Lesson Plan Idea: Using the Scientific Method to Assess Advertisements
The Teachers’ Tone Up is just ONE week away! To help my teacher fans and clients fit fitness into their lesson planning, I’ve been sharing some of my old lesson plans and resources this past month. Today’s Blog Bonus is a lesson idea for the science teachers. Once you’ve taught your students the scientific method, try this lesson to have them really dive into the scientific process and see how what they learn in your class can help them on the streets 😉
Lesson Plan: Using the Scientific Method to Assess Advertisements
1.) Students will be able to apply their knowledge of the scientific method to assess strengths and weaknesses of scientific studies.
2.) Students will be able to use evidence to explain whether studies cited as backing advertisers’ claims are valid.
Students will be shown video clips (advertisements, news clips, popular talk shows) for toning shoes. They will then be asked to identify what the advertisers are claiming and how they would go about testing these claims. Finally, they will be broken into groups and given various scientific or “scientific” articles (the advertisers’ research, independent studies, etc.) to analyze. Each group will then report back to the class on the study they reviewed and whether or not it supports the advertisers’ claims. Students will also note how the study could be improved.
Note:This lesson plan was created around the toning shoes that were popular about 4 years ago. Feel free to modify any of the materials to use a more popular product (ideas noted at the end).
YouTube playlist with 9 segments that apply to this lesson. Use those that best apply to your group of students.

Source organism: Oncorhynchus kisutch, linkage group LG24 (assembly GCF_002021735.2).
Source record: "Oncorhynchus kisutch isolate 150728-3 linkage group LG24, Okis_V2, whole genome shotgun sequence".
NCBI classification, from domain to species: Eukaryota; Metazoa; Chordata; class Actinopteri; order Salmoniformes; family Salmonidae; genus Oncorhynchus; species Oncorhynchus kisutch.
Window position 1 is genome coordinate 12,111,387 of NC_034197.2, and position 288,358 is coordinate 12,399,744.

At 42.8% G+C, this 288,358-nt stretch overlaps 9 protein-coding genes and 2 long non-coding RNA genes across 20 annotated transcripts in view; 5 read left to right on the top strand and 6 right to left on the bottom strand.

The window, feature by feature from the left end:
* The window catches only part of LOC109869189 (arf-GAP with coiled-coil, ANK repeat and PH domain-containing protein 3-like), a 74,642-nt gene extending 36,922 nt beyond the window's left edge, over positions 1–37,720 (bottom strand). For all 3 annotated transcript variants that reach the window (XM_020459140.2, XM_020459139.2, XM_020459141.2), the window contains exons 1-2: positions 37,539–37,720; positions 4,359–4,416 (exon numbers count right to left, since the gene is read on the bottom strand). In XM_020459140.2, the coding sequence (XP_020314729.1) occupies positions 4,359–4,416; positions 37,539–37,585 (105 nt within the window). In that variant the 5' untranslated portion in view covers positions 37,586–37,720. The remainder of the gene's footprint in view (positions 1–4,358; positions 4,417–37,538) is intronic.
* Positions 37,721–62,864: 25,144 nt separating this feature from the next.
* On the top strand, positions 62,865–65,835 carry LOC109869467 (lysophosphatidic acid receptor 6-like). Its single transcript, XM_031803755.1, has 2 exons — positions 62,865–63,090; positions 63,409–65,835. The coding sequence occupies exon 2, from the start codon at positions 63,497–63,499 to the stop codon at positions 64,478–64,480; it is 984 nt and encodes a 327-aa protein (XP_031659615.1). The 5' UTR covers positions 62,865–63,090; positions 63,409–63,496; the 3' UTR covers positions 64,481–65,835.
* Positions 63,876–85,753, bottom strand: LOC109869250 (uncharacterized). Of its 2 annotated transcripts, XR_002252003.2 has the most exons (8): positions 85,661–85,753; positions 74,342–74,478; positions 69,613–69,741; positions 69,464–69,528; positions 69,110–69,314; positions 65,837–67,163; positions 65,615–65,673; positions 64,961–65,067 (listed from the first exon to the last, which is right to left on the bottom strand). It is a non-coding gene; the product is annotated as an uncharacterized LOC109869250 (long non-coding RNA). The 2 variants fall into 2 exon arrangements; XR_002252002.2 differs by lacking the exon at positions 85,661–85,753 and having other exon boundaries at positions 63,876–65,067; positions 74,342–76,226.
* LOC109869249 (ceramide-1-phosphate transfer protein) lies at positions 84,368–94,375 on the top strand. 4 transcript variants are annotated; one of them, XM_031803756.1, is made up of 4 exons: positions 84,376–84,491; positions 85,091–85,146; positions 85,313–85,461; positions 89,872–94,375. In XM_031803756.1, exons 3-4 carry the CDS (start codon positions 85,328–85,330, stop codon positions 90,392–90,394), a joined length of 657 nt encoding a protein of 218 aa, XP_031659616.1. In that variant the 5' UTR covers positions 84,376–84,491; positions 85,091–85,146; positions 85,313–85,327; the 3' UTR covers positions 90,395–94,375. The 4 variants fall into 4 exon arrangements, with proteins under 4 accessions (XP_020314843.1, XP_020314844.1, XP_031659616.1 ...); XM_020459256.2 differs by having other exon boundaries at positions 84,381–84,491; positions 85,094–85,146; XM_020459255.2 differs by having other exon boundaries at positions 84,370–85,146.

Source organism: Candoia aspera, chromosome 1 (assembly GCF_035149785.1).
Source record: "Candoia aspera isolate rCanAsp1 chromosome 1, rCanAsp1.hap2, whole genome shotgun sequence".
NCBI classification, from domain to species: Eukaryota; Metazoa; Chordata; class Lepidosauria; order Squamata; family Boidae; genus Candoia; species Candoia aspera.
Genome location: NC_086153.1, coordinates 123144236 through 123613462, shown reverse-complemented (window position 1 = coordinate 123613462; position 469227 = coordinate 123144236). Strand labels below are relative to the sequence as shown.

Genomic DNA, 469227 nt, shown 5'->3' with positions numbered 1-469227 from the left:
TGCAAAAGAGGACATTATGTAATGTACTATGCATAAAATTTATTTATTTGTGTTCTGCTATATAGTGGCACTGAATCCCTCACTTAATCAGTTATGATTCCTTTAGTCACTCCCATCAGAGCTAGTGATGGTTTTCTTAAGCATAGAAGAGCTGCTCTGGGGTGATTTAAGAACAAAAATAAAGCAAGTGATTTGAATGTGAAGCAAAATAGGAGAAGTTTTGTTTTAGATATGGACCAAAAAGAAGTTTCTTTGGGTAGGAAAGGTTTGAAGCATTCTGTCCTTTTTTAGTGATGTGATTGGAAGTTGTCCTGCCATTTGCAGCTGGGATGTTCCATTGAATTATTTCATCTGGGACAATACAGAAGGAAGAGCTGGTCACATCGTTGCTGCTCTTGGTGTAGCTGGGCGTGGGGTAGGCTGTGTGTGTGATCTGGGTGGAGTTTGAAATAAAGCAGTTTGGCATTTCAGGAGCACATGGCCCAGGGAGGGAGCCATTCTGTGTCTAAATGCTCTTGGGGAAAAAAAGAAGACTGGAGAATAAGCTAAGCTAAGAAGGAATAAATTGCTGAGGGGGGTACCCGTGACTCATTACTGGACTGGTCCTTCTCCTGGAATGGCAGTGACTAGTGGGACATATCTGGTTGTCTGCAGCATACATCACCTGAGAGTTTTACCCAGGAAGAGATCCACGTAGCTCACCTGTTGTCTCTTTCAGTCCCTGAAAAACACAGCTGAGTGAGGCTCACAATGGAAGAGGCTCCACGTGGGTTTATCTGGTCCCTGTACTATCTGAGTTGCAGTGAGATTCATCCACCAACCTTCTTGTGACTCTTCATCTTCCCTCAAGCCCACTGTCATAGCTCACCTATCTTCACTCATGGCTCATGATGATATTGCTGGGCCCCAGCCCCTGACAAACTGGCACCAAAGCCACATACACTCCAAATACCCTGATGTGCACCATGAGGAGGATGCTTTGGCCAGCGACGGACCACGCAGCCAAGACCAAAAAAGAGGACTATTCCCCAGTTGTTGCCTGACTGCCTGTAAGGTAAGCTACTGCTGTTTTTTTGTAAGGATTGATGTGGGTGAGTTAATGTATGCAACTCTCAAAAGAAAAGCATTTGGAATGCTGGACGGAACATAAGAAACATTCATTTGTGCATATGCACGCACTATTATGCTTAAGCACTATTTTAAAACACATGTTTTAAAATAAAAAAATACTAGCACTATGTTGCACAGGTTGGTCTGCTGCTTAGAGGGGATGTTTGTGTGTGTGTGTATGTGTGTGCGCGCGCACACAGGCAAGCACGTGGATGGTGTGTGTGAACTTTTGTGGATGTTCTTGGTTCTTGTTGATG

Click the image to download a word file. You are welcome to modify as needed 🙂
Most are not very scientific! Have students look at the authors and other aspects of the study (Adidas commissioned their own study, Sketchers used a chiropractor with minimal participants and many dropped out, etc.). Preview the articles for readability. Some higher level groups will be able to use any journal, others may not. You can address readability by having students focus only on the Authors, Abstract, Data, and Conclusions and providing definitions of key words as needed. Above all, have students focus on whether or not the studies, which marketers cited as proof of their claims, actually address their claims or something else!
A few “teacher notes” are given with each article. Feel free to have students focus on other aspects of the study and try to reserve these notes for yourself to assess whether or not students pick up on these key points.
Article 1: Shape Ups Study
Article cited on Shape Ups sales website when shoes were sold as scientific proof of advertiser claims. Students should note minimal number of participants, number of dropouts, clinal case study (not published or peer reviewed).
Article 2: MBT Study at Swiss Health and Performance Lab
Study completed at a performance lab. Note in acknowledgements that this study was paid for by MBT shoes.
Article 3: Study on effects of shoes on running and muscle activation
Note study was paid for by Adidas.
Article 4: Three MBT Articles/Studies
Are these studies peer reviewed? Are these studies published? **Good article set for lower students (last two articles are very short).
Article 5: American Council on Exercise (ACE) Study
Note paid for by the American Council on Exercise. **Good article to use to explain to students what data could be used to test the effects of a shoe on your health.
General notes on weight loss: